Read: December 2020
Inspiration: Ran into on Amazon’s bestseller list; title captured my attention
Written with the help of ChatGPT, below is a brief summary to understand what is covered in the book.
“Think Like a Rocket Scientist”, published in 2020 by author, professor, and former NASA engineer Ozan Varol, discusses the principles and strategies used by rocket scientists to solve complex problems and make difficult decisions, and how these can be applied to a wide range of challenges in life and work. Varol argues that rocket science requires a particular way of thinking that is characterized by creativity, curiosity, and the ability to think outside the box. He provides examples and case studies from the world of rocket science and beyond to illustrate the key principles and demonstrate how they can be used to tackle complex problems and make better decisions. The book offers a practical guide for anyone looking to improve their problem-solving skills and achieve success.
Direct from my original book log, below are my unedited notes (abbreviations and misspellings included) to show how I take notes as I read.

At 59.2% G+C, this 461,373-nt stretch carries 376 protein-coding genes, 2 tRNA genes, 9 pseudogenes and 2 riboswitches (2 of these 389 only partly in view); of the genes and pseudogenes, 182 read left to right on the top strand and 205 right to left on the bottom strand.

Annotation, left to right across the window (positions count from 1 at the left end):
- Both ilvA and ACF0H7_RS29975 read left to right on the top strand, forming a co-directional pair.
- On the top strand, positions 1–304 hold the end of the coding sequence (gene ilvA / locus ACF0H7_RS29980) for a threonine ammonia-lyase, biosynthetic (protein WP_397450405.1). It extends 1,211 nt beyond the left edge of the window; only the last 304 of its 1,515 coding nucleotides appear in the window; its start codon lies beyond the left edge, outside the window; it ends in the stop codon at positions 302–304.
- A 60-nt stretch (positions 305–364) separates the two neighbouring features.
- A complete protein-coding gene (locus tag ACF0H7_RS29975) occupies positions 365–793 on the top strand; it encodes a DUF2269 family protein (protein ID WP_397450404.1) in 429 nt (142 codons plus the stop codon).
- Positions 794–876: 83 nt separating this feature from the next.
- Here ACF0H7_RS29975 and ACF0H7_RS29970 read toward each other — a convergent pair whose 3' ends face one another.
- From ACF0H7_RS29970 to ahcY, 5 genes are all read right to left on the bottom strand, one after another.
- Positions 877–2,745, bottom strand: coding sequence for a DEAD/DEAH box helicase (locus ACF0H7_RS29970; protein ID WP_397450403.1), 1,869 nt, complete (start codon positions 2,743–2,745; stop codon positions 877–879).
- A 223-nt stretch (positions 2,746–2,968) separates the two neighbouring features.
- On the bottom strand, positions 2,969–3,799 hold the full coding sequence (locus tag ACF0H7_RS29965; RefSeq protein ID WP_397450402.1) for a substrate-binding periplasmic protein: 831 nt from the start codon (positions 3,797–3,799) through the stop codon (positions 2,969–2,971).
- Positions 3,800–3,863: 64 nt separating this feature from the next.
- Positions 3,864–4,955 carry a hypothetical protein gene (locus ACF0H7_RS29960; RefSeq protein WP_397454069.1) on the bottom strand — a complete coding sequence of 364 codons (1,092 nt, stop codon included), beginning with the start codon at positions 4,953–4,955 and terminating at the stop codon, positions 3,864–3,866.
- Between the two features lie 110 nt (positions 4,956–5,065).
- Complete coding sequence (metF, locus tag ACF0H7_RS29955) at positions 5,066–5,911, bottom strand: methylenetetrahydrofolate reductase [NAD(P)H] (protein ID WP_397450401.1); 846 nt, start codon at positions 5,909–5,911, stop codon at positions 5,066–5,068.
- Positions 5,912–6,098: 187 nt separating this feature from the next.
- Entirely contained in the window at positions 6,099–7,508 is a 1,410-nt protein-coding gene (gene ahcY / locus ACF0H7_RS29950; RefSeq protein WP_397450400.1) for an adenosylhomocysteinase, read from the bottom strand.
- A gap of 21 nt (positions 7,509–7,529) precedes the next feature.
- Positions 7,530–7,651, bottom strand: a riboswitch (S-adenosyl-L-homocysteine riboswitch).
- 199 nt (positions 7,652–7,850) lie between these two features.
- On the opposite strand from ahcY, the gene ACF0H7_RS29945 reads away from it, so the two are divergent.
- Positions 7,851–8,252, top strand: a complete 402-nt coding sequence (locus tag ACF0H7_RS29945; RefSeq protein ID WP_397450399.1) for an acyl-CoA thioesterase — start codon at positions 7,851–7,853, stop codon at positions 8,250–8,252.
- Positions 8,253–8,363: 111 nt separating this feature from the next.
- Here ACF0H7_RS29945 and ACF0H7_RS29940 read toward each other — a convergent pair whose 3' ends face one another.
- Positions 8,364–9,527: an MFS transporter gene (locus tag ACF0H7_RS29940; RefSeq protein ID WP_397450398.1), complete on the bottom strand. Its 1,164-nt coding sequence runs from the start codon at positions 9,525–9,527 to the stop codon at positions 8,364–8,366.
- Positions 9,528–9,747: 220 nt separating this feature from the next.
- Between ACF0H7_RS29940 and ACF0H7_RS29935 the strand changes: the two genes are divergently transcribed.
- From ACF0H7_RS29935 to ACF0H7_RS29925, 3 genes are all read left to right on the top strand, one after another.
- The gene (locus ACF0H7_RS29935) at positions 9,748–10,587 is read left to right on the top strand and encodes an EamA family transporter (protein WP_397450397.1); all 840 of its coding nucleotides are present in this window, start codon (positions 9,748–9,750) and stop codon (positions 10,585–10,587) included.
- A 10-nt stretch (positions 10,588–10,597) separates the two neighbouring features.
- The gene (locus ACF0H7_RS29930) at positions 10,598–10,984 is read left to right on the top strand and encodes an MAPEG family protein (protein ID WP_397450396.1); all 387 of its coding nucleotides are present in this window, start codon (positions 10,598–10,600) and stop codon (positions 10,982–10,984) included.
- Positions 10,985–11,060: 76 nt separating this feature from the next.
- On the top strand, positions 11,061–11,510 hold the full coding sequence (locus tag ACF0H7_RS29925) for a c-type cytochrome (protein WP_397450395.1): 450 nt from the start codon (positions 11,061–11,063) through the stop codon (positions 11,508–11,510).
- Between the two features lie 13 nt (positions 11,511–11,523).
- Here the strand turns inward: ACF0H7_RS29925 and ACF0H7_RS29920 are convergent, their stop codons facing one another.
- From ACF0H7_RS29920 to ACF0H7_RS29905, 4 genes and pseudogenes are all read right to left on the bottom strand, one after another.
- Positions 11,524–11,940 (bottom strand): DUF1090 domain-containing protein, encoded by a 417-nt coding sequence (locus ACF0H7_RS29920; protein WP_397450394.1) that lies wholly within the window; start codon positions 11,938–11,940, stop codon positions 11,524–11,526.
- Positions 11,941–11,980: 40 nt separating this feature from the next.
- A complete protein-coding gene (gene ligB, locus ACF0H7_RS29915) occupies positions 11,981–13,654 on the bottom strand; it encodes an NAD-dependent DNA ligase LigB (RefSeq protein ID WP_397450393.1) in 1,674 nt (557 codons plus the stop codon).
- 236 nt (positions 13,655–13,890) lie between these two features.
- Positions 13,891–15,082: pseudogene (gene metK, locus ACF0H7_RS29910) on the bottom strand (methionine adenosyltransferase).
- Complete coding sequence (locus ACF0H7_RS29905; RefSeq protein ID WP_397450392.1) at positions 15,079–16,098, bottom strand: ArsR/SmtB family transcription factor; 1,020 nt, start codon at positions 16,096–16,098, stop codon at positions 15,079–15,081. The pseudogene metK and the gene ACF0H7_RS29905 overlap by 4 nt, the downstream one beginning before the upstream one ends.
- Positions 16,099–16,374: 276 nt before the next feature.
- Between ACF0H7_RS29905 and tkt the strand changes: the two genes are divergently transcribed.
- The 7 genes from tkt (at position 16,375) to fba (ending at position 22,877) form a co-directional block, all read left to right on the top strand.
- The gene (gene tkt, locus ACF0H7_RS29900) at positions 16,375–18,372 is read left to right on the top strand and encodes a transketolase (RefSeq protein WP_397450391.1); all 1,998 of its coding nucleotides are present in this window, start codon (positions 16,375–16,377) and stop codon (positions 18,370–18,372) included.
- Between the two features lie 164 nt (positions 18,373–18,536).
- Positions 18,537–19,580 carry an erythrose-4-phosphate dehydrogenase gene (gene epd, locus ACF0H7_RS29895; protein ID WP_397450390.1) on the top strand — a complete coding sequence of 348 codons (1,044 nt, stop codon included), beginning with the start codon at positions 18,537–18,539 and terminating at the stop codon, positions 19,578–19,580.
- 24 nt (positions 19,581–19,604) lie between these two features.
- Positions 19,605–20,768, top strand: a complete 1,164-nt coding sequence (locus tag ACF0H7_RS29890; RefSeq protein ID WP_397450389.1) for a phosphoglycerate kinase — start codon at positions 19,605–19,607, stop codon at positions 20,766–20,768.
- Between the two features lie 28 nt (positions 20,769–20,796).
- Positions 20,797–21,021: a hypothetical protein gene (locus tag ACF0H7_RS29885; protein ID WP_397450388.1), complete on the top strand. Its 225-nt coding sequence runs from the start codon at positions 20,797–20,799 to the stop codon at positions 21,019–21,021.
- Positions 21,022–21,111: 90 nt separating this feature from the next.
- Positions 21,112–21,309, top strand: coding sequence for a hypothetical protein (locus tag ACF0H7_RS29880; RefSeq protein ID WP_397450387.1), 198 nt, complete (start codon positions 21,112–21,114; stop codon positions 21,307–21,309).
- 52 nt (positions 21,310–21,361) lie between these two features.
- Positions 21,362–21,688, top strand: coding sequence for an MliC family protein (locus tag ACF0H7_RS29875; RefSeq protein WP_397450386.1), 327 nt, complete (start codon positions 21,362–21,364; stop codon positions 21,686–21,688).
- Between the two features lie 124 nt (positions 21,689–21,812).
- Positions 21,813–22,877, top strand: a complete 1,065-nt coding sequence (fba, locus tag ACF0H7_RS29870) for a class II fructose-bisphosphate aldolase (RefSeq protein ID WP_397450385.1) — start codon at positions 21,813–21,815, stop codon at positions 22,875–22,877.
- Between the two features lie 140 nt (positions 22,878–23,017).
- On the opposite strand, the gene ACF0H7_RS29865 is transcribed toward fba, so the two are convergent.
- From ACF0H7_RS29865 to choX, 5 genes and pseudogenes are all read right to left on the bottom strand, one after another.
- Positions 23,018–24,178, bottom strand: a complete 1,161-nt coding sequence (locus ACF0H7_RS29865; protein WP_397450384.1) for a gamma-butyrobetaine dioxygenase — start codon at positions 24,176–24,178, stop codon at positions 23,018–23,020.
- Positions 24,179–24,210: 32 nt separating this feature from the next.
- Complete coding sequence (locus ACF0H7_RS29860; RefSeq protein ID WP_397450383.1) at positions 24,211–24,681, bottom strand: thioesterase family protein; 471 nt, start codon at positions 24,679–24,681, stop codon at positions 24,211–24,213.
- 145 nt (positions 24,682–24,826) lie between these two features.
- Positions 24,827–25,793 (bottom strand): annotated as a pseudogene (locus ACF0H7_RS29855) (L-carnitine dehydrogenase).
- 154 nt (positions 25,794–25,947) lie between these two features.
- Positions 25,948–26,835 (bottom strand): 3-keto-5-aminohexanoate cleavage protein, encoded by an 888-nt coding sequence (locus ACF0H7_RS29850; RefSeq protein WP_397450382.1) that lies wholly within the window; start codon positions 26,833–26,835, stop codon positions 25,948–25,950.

12 mins at light speed to get msg to mars so not doing anything in real time, where certainty ends progress begins, important to consider unknown knowns=we think we know what we know but we don’t (assume truth but really fragile/inaccurate), illusion of knowledge/certainty (stories prevail over data and facts often), the stupid are the most sure while the intelligent are full of doubt, embrace anomalies, knowledge is good but can create bias of path dependency (take past as right/best), keyboard not most efficient (qwerty designed to slowdown and prevent jams in typewriter–letters to spell typewriter in first row to sell better as demonstrate), when you try to improve existing techniques you’re in a smartness competition with everyone who came before you–not good (don’t just do because always done like that), first principles=the first basis from which a thing is known (doubt everything can possibly doubt), Musk and SpaceX use first principles to realize make rocket 80% in-house materials to save tons of money), use red teaming in military before missions where pretend enemy and try to destroy (point out flaws, and fix poor assumptions, can do in business to–pretend competitor, think about why they’re better), the more understand something the simpler it gets (“complex”, “multifaceted” means don’t really know), “curiousity killed the cat”=austrian Schrodinger thought experiment–cat in sealed box with vial of poison released when radioactive material in box decays (if use copenhagen interp of quantum mechanics then cat alive and dead until open box and see which state), comparing apples and oranges is good (little to be learned comparing similar things, cross-pollination leads to creativity, multiple diverse interests are good)–“combinatory play” drives discovery, don’t lose sight of function for form, tactics and tools become focus (i.e. actions) when strategy (i.e. objective) is key, good decision can have bad outcomes so don’t solely judge on results (analyze inputs and see what was right also), say “how fascinating!” when fail and be curious about what can learn, Challenger in ’86 explode bc o-rings fail to seal in cold temps and hot gas escape from boosters despite engineer warn about risk of o-rings (deemed acceptable risk), 2003 Columbia explode bc piece of foam insulation shed and strike hole in thermal protection system for reentry to hot atmosphere (deemed acceptable risk bc happen in past), need to look for lessons even in success and not assume all went right, NASA success before challenger breed complacency/arrogance, postmortems not just after death/failure—analyze near misses that succeed and don’t just stick to that method, use premortems to think about future failure and think about why would happen to avoid, don’t confuse symptom with the cause (and first order cause with more important second/third order cause)